Migraine prophylaxis: Prescription treatment options
There are many options when it comes to deciding on the right prophylactic medicine for your headache patient: anti-epileptic (anticonvulsant) drugs, antidepressants, beta-blockers, and calcium channel blockers.
Using anti-epileptics (anticonvulsants) for headache prophylaxis
Anti-epileptics are some of the most effective drugs for migraine prophylaxis. Anti-epileptics are also often used in post-traumatic headaches and the trigeminal cephalalgias.
Typically you would administer valproate at a dose rate between 500 and 1500 mg per day. It is important to note, that valproate can cause neural tube defects and has been associated with polycystic ovarian syndrome, so its use in women of child-bearing age is limited. Also, it has been noted that hepatotoxicity can occur.
Topiramate can be helpful in patients with cluster headaches. Topiramate is frequently associated with paresthesia and may cause memory issues and weight loss. Rarely, it can cause acute narrow angle glaucoma and nephrolithiasis.
Gabapentin may be effective in tension-type headaches. However, if there are mixed migraine features, gabapentin can be ineffective. In these cases, neurologists often substitute divalproex and topiramate as preventative agents.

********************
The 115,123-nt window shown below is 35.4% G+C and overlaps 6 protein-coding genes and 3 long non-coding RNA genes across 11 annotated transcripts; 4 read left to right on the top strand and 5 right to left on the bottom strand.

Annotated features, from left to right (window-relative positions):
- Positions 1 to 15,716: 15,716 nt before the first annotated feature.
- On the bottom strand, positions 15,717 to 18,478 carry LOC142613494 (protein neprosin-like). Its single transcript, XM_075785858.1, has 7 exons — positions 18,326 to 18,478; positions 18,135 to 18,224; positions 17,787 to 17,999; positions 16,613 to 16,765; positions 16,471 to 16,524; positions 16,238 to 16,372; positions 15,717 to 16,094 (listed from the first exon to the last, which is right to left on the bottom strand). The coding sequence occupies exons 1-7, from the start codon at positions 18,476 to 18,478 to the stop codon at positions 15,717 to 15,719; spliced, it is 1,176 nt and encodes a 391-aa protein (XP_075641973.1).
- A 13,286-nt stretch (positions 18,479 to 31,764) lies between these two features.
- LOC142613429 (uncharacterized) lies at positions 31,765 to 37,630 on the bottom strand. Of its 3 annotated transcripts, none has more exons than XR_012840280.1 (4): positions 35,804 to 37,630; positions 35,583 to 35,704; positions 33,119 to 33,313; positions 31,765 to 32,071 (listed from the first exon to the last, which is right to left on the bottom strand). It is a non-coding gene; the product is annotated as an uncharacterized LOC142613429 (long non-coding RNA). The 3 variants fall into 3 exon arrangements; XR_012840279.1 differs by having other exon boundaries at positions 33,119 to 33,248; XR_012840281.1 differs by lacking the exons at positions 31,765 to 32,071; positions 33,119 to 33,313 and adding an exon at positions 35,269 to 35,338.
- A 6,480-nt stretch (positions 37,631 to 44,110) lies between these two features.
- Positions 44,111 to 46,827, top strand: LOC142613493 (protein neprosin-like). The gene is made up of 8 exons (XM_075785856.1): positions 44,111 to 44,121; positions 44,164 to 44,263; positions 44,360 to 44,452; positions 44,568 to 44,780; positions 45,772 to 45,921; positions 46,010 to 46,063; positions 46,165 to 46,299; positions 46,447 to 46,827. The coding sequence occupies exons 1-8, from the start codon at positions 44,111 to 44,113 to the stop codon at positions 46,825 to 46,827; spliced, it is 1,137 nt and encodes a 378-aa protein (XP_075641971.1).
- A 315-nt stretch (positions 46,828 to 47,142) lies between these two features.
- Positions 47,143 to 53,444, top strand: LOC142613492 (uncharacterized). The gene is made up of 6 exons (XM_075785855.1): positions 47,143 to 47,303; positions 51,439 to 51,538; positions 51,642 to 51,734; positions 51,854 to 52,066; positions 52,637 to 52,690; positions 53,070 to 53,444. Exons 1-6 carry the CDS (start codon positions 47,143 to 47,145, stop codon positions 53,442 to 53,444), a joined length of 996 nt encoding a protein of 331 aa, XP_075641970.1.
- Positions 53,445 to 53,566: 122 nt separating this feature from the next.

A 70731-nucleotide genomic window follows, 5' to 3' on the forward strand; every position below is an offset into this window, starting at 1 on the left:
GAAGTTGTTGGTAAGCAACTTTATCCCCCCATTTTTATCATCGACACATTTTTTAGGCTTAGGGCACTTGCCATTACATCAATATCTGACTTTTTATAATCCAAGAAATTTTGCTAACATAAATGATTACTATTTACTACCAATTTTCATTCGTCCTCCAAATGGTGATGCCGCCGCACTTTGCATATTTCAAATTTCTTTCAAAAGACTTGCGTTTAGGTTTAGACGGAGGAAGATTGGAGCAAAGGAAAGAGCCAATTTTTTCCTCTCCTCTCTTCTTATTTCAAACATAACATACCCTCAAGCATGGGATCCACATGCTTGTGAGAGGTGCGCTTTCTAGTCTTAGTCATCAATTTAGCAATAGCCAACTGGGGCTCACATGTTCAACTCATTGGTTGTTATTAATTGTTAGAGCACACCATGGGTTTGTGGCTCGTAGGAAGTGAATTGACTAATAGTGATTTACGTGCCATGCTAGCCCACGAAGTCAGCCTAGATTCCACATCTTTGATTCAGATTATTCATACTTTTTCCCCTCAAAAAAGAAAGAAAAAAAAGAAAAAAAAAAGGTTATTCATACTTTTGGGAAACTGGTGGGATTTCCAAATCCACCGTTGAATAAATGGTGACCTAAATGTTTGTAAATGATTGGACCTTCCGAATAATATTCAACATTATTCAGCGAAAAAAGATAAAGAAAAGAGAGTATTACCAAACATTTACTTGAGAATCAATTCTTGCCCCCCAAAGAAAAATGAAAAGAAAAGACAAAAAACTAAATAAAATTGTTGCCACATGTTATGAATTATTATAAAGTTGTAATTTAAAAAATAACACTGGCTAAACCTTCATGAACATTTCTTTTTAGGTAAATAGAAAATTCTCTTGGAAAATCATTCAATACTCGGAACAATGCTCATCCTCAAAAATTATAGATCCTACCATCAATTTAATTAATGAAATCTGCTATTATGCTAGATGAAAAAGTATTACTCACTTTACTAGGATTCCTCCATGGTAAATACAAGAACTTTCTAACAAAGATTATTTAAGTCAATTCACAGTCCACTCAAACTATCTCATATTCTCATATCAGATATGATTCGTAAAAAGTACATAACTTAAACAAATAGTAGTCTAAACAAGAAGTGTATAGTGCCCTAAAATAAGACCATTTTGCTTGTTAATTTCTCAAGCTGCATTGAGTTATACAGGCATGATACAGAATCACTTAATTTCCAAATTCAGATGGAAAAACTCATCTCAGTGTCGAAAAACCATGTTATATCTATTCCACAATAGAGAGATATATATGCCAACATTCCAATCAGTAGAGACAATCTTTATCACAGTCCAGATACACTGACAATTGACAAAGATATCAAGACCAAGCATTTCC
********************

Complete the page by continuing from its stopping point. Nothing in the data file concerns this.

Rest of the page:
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Using antidepressants for headache prophylaxis
Tricyclic antidepressants (TCAs), selective serotonin reuptake inhibitors (SSRIs), and serotonin noradrenaline reuptake inhibitors (SNRIs) have all been found to be effective in tension-type headache as well as migraine.
Serotonin noradrenaline reuptake inhibitors (SNRIs)
Selective serotonin reuptake inhibitors (SSRIs)
Similar to when you are treating a patient with depression, several weeks may be needed to assess the efficacy of the treatment, and the dosage may need adjustment.
Using beta-blockers for headache prophylaxis
Beta-blockers (such as propranolol, timolol, nadolol, atenolol, and metoprolol) are often used as a first line treatment when there is comorbid hypertension or anxiety.
Treatment may take a few weeks to show an effect and the dosage may need adjustments.
If a beta-blocker is indicated, it is usually prescribed at the following typical dose:
- Propranolol, 120–240 mg daily
- Nadolol, 80–240 mg daily
- Metoprolol, 200 mg daily
- Atenolol, 100 mg daily
Side effects include exercise intolerance, bradycardia, and erectile dysfunction.
Using calcium channel blockers for headache prophylaxis
Calcium channel blockers (such as verapamil and flunarizine) are also effective prophylactic agents for patients suffering from migraines (however, flunarizine is not available in the US).
It should be noted, however, that these drugs generally require higher doses and can have side effects including cardiac arrythmias, such as atrioventricular block and bradycardia.
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